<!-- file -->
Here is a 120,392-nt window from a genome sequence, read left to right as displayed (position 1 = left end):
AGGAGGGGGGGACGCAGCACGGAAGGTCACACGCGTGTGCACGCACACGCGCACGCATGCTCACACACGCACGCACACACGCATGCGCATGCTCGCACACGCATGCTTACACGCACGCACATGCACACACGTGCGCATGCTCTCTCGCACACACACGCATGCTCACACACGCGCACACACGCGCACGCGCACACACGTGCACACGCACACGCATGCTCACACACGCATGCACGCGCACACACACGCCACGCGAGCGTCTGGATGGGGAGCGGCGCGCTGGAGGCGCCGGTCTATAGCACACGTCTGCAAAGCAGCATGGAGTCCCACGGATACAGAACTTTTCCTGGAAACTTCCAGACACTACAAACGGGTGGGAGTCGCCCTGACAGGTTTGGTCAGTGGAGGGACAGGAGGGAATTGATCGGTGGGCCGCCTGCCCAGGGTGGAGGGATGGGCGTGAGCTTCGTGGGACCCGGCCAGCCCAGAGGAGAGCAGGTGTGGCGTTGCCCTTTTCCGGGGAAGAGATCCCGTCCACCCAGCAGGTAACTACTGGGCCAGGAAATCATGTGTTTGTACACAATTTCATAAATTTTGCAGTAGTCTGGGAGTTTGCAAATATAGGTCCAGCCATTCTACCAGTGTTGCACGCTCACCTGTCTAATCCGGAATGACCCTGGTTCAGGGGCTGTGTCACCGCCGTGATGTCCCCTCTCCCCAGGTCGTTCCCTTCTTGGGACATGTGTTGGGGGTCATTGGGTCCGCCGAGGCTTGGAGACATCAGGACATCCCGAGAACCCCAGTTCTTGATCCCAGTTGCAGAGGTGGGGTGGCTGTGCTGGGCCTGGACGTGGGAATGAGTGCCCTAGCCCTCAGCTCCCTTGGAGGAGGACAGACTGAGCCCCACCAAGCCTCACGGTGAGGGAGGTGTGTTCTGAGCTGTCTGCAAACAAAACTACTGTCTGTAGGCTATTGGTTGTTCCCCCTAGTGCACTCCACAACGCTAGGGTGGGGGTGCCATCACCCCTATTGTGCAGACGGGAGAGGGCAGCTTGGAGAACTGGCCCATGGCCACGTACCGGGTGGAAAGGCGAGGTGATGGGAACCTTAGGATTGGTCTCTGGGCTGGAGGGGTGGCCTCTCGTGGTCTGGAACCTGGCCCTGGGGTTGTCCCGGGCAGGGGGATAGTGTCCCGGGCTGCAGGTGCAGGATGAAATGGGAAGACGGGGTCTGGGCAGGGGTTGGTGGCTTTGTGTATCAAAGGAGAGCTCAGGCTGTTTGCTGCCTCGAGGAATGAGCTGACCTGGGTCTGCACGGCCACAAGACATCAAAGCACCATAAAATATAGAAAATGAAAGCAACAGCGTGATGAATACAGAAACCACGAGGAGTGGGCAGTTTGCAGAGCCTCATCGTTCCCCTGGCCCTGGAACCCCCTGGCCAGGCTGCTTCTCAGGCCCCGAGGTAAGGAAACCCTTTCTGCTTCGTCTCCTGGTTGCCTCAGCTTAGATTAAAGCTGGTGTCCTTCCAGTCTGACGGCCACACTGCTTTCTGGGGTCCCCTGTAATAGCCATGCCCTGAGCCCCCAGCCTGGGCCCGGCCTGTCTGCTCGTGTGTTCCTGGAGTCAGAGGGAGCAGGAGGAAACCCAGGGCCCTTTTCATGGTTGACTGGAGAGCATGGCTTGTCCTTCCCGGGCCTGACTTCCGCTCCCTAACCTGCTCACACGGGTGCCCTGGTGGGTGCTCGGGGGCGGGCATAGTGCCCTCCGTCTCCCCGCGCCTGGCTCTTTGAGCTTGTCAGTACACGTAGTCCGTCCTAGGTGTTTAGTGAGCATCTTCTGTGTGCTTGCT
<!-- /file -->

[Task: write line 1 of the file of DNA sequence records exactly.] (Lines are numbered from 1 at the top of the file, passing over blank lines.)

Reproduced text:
Here is a 120,392-nt window from a genome sequence, read left to right as displayed (position 1 = left end):